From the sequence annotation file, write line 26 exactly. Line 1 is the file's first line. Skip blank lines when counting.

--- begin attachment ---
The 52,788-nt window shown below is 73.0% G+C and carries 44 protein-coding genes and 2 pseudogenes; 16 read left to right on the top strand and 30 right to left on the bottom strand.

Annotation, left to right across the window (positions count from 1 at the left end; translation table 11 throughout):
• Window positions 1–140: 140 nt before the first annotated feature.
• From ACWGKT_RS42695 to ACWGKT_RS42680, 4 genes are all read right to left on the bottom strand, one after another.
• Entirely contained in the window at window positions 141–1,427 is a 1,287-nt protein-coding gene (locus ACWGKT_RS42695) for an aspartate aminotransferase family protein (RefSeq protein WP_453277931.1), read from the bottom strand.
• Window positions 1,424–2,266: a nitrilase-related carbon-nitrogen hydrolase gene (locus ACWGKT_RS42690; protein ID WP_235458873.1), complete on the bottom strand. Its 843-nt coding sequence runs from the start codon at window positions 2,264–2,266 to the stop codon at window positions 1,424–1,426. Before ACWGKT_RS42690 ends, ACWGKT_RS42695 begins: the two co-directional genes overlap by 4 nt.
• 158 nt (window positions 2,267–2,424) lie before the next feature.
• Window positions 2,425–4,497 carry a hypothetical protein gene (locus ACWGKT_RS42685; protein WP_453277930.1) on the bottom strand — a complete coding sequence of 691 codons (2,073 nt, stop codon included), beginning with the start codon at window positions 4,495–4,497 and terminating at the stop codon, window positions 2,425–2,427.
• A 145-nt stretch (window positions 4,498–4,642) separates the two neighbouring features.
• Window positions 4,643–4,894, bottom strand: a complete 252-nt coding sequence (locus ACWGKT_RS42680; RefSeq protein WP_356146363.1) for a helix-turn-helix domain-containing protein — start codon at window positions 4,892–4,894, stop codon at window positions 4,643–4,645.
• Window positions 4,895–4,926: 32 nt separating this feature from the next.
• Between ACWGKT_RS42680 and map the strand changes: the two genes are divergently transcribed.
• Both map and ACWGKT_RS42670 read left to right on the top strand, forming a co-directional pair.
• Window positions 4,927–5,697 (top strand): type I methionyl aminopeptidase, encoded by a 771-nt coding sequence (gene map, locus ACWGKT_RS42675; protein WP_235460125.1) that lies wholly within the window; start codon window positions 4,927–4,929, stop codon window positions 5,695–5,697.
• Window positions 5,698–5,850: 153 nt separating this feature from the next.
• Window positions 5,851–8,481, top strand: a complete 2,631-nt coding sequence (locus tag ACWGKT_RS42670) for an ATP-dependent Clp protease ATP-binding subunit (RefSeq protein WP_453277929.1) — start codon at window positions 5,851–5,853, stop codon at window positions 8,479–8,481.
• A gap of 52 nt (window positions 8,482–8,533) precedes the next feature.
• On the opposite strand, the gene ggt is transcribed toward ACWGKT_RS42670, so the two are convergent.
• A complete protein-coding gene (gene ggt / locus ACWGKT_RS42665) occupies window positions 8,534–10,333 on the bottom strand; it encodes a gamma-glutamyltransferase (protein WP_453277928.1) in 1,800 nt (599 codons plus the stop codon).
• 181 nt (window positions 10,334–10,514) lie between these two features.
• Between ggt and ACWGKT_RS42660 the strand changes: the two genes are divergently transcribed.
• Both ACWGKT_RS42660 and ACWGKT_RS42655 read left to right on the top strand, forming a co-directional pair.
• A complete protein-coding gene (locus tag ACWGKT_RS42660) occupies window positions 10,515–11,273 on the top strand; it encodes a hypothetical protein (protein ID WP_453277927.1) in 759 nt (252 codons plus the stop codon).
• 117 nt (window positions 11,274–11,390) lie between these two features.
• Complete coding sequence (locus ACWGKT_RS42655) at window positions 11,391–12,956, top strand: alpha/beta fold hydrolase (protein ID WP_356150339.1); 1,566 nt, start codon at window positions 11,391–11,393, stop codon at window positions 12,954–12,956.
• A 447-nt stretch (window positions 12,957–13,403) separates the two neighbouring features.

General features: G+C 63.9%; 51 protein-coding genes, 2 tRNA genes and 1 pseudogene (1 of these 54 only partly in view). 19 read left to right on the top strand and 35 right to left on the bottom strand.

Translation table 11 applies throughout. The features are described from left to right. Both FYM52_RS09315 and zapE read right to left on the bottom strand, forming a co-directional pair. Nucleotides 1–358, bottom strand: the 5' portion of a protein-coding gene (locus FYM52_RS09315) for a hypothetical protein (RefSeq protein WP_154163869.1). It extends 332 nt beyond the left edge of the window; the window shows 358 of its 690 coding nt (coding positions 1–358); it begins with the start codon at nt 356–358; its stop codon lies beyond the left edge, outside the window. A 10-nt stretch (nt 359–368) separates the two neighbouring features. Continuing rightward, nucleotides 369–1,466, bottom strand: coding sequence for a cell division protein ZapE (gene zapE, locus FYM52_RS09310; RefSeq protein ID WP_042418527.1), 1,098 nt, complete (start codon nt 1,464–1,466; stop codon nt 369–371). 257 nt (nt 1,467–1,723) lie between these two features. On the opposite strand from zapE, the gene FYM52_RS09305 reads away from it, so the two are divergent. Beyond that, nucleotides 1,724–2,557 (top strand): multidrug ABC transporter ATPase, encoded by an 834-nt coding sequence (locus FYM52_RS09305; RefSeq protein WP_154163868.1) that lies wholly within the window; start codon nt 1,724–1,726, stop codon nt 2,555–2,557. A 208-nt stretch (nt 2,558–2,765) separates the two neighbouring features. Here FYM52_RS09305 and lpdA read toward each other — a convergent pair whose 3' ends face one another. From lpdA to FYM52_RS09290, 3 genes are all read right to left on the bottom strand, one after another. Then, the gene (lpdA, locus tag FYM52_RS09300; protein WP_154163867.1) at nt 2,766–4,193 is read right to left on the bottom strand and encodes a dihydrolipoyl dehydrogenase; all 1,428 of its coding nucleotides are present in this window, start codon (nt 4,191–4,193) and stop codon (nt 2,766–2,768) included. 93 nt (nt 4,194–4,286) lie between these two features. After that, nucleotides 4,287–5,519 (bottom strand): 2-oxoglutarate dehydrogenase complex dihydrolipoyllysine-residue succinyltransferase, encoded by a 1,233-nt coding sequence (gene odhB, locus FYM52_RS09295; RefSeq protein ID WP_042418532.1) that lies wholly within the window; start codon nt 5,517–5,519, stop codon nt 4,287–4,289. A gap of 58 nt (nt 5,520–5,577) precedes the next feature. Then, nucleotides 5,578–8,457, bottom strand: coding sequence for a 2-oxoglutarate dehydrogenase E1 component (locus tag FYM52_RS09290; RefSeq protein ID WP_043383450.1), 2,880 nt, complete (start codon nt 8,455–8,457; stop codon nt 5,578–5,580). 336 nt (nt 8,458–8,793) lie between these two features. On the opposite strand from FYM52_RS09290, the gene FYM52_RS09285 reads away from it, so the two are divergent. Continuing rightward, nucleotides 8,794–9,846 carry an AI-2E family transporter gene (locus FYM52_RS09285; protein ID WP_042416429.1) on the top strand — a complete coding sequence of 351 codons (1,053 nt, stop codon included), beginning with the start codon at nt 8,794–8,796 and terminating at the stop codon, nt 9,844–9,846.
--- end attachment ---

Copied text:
• A 447-nt stretch (window positions 12,957–13,403) separates the two neighbouring features.